Alfred J. Marrow

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Alfred J. Marrow
Alfred J Marrow.jpg
Born Alfred Josephon Marrow
(1905-03-08)March 8, 1905
New York, New York, U.S.
Died March 3, 1978(1978-03-03) (aged 72)
New York, New York, U.S.
Residence New York, New York
Palm Beach, Florida
Citizenship United States
Alma mater New York University
Columbia University
Known for Industrial Relations
Group Dynamics
Spouse(s) Monette Courod
Awards Kurt Lewin Memorial Award (1964)
Scientific career
Fields Psychologist

Alfred Josephon "Jay" Marrow (March 8, 1905 – March 3, 1978) was an American industrial psychologist, executive, civil rights leader, and philanthropist.

Life and career[edit]

Marrow was born in New York City, New York, the second oldest of six children of Lithuanian Jewish parents Rebecca (née Green) and Dr. Isidore L. Marrow.[1] His siblings were Ruth Kagan, Alfred, Sylvia Cares, Lucille Richman, Blanche Jungreis, and Seymour.

Marrow followed his father in many undertakings, working in the family business, earning his doctorate, and involving himself in philanthropic and educational work. Isidor was a director of the Israel Zion Hospital and a member of the Jewish Education Committee.

His father and mother later purchased land in Long Beach, New York, building a mansion on the northwest corner of Beech Street and Magnolia Boulevard, the site of many family gatherings.

While studying for his master's degree at Columbia University, he married his wife, Russian-born Monette "Monte" Marrow (née Courod). He later received his doctorate from New York University in 1937. Alfred and Monte Marrow had a son, Paul Bennett Marrow, and a daughter, Marjorie Samberg (née Marrow), and five grandchildren, Adam Marrow (inventor of the Vod-Secco), Samantha Tartaglia (née Marrow), Johanna Yaari (née Samberg), Darrow Robles (née Samberg), and actor and comedian Andy Samberg.

Dr. Marrow died of complications from leukemia in New York Hospital. At the time of his death, he split his time between Manhattan and residences in the Palm Beach Towers (Palm Beach, Florida).

Among his numerous books is a noteworthy and highly regarded biography of friend and fellow psychologist Kurt Lewin.

His cousin was biochemist David E. Green. Through him, Marrow was a first cousin, twice removed, of U.S. Senator Tammy Suzanne Green Baldwin.[1]

Offices and titles[edit]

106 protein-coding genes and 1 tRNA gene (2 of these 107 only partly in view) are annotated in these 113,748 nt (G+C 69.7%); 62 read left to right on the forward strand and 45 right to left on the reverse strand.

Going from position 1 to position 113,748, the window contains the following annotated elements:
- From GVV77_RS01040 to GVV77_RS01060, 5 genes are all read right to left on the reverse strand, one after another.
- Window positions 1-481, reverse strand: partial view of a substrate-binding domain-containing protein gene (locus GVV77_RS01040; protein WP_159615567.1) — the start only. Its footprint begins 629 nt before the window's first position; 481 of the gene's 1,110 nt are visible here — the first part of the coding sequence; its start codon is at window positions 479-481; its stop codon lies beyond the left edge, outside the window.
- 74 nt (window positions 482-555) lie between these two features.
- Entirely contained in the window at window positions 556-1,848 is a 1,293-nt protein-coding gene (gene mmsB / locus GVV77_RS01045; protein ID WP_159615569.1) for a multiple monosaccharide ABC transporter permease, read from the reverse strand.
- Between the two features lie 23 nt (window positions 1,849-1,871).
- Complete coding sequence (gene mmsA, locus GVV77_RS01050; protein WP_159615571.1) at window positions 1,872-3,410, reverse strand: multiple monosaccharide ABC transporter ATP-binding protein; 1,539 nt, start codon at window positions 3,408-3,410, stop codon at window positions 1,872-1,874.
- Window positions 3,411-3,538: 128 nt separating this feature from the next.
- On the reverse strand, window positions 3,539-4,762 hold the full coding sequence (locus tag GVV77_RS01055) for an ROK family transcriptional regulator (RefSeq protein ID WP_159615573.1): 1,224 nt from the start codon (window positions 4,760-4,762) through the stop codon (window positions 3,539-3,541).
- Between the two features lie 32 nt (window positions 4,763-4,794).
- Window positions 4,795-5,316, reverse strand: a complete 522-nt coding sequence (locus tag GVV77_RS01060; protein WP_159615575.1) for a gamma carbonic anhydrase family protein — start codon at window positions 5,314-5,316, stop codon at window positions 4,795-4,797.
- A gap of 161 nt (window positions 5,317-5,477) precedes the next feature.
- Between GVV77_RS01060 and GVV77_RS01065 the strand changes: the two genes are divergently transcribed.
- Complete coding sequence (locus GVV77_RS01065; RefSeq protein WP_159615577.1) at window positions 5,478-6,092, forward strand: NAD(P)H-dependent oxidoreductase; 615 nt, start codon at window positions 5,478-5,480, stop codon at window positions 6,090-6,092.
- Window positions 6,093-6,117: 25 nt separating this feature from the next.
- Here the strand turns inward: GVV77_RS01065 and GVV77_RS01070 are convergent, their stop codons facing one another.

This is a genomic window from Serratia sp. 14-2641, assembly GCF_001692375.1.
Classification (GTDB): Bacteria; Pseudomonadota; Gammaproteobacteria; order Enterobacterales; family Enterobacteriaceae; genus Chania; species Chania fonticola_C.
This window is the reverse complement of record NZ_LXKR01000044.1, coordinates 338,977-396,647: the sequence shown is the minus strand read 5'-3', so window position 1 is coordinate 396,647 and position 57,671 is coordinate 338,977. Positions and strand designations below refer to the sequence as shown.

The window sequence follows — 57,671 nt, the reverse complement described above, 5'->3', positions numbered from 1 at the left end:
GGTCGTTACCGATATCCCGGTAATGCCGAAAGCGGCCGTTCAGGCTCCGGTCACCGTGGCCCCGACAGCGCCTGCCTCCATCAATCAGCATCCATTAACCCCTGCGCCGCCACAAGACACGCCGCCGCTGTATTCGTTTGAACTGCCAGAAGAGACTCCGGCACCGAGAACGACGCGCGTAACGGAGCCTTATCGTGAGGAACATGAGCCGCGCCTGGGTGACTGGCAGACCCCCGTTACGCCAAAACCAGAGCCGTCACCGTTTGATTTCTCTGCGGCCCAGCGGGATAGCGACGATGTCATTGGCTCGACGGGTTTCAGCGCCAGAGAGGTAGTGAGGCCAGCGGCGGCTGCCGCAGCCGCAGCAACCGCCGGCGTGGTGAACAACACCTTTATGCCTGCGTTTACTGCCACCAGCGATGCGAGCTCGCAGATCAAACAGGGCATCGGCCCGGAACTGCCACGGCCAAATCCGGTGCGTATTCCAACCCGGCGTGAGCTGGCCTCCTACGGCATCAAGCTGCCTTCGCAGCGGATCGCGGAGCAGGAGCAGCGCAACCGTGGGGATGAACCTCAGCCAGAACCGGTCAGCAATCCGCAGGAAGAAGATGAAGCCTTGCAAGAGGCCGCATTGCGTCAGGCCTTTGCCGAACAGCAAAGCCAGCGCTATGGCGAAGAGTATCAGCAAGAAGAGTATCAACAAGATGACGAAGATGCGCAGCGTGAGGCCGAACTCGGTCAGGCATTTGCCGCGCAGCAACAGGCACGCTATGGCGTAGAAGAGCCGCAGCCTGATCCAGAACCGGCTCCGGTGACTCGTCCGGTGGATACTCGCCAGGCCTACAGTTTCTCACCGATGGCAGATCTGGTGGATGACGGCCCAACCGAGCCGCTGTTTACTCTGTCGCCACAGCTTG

Consultantships and Board Memberships


  • Goal Tensions and Recall (1938)
  • Living Without Hate: Scientific Approaches to Human Relations (1951)
  • Making Management Human (1957)
  • Changing Patterns of Prejudice: A New Look at Today's Racial, Religious, and Cultural Tensions (1962)
  • Likrat Nihul Enoshi (Hebrew version of Making Management Human, 1963)
  • Behind the Executive Mask: Greater Managerial Competence Through Deeper Self-Understanding (AMA Management Reports - 1964)
  • Management by Participation: Creating a Climate for Personal and Organizational Development (Jan 1967)
  • The Practical Theorist: The Life and Work of Kurt Lewin (1969)
  • The Failure of Success (1972)
  • Making Waves in Foggy Bottom: How a New and More Scientific Approach Changed the Management System at the State Department (1974)
  • The T-group Experience: An Encounter Among People for Greater Self-Fulfillment (1975)


  • Kallen, Horace M., author; Alfred J. Marrow, editor; What I Believe and Why - Maybe: Essays for the Modern World (1971)


  • Mayoral Citation for activities on behalf of equal opportunities in housing (Mayor Robert F. Wagner, Jr., New York City, 1958)
  • The Kurt Lewin Memorial Award for outstanding contributions in social psychology (1964)


Other affiliations[edit]


1. The New York Times, August 6, 1964

2. The New York Times, March 4, 1978

3. French Jr., John R. P. (1979). Obituary: Alfred J. Marrow (1905–1978). American Psychologist. Vol. 34 (11), Nov 1979, 1109-1110.

External links[edit]

  • Alfred J. Marrow (Archives of the History of American Psychology - The University of Akron)